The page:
The first rule of this column? Don’t talk about Fight Club. The second rule of this column? Don’t talk about how Fight Club isn’t as good as I remembered.
For the third installment of Colin’s Weekly Movie Reviews, I took an extended look at two of David Fincher’s most famous films, the iconic Fight Club and the underrated Zodiac. Within the next couple weeks, expect The Girl with the Dragon Tattoo and Seven to get a similar treatment.
- Year: 1999
- Director: David Fincher
- Grade: A-
Fight Club, as a movie, is undeniably cool. It breaks the fourth-wall, has plenty of meta-humor and has one of the most iconic twist endings of all time. It’s also anti-capitalism, anti-consumerism and anti-society, with some of the most stylistic directing ever seen in a film at that time.
But Fight Club isn’t the postmodern masterpiece it thinks it is — most of the time, it’s too smart, too stylish and too pretentious for its own good. I’m not saying that the film is bad, but it never truly transcends its status as a Gen X cult classic. Let me put it this way: is it really the 11th greatest film of all time?
Let’s start with the unnamed narrator, played by Edward Norton — his non-stop voiceover is tedious, and probably reads better on the page (Fight Club is based on the 1996 novel by Chuck Palahniuk) than on the script. Spoken out loud, lines like, “the things you own end up owning you” are more ingratiating than clever, even if they might be true.
For a movie that’s so anti-corporation, Fight Club’s dialogue is surprisingly full of empty sloganeering. “Condoms are the glass slipper of this generation,” “this is your life and it’s ending one minute at a time” and, believe it or not, “the first rule of Fight Club is you do not talk about Fight Club” are readymade jingles that ring out as hollow as a Krispy Kreme doughnut. The film is filled to the brim with armchair philosophizing, yet it doesn’t really advance the story.
Meanwhile, the storyline itself is so unbelievably contrived that it only makes sense on a metaphorical level. This is how director David Fincher intended it, obviously, but the film’s logic falls apart if you give it any longer than a second’s worth of thought. Nevertheless, Fincher’s direction is a successful trade-off — he brutally assaults the senses with fast-paced editing and desaturated visuals until the viewer is beaten into submission, at which point we can readily accept the surreal twists and turns.
So, why do I still give Fight Club an A-minus? Despite all the issues I have with the film, I can’t deny its addictive nature. It’s a somewhat uncomfortable experience, yes, but also an unforgettable one.
Brad Pitt has never been better as Tyler Durden, the über-macho soap salesman with an anarchistic streak. Likewise, Fincher’s talent behind the camera has never been more obvious. He’s like Quintin Tarantino on steroids. Or methamphetamines. I’m not sure which.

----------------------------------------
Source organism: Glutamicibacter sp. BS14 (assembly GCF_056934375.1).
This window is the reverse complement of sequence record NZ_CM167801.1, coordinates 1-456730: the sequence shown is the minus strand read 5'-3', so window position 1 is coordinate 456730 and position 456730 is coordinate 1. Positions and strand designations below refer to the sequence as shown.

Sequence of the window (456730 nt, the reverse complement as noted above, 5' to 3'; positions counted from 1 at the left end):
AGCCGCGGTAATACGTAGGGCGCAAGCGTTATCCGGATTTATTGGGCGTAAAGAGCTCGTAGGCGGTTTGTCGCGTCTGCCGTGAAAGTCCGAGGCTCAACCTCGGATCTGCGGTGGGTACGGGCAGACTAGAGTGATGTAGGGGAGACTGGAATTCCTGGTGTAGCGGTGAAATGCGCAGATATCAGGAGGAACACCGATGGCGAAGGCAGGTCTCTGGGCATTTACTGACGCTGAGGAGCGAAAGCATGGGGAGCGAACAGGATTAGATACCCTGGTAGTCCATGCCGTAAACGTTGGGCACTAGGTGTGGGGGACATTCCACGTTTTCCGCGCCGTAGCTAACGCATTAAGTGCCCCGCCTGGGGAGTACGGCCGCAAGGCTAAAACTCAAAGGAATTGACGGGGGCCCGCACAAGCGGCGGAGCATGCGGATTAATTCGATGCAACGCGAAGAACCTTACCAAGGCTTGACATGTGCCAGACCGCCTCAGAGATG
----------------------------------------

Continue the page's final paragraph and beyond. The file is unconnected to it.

Fight Club is a cautionary tale — the film’s messaging is somewhat controversial, but so is its construction. Sometimes, postmodern hysterical-fiction doesn’t translate well to the screen. If the movie didn’t have its head so far up its own ass, I’d probably believe in its most important proverb: “It’s only after we’ve lost everything that we’re free to do anything.”
Instead, “sticking feathers up your butt does not make you a chicken” will have to suffice.
- Year: 2007
- Director: David Fincher
- Grade: A
- “Pick of the Week,” Favorite Films of the 2000s
With a duration of nearly three hours, Zodiac is a marathon of a movie. Nevertheless, the film remains compelling from start to finish. The extended runtime is necessary in conveying the all-consuming nature of the Zodiac case itself — a decades-long, still-unsolved murder mystery that destroyed countless lives, gave purpose to several others and ultimately granted immortality to the one at its center.
It’s not a stretch to say that this might be David Fincher’s best film.
Zodiac is a newsroom drama, a police procedural and an homage to 1970s California, but its real genius lies in its ability to put the audience at the center of the investigation. We stand side by side with the characters as they relentlessly pursue the truth, or lack thereof. Days turn into months, and months turn into years. New evidence leads to old suspects, and promising clues lead to frustrating dead ends. As the information piles up, we become obsessed. We need to know the answer.
In turn, the film follows suit: there are no sub-plots or distractions. Even though the Zodiac Killer makes only a few appearances, his identity lurks at the heart of every scene. The investigation is the only thing that matters.
Fincher’s previous films featured the director as edgy provocateur — Seven (1995), with its cruel twists of fate; Fight Club (1999), with its elaborate, puzzle-box narrative; and The Game (1997) … well, don’t even get me started on The Game.
Zodiac, on the other hand, finds Fincher as casual observer — a documentarian who focuses on the cold, hard facts. Even though the film is epic in scope and meticulous in construction, the director never implicates anything more than what is seen onscreen.
Was Arthur Leigh Allen the Zodiac Killer? Although the film presents some compelling evidence, it ultimately makes no difference in the end. Fincher knows that we derive the same pleasure from hunting serial killers as serial killers do in hunting their victims. The most dangerous game is how we find our catharsis.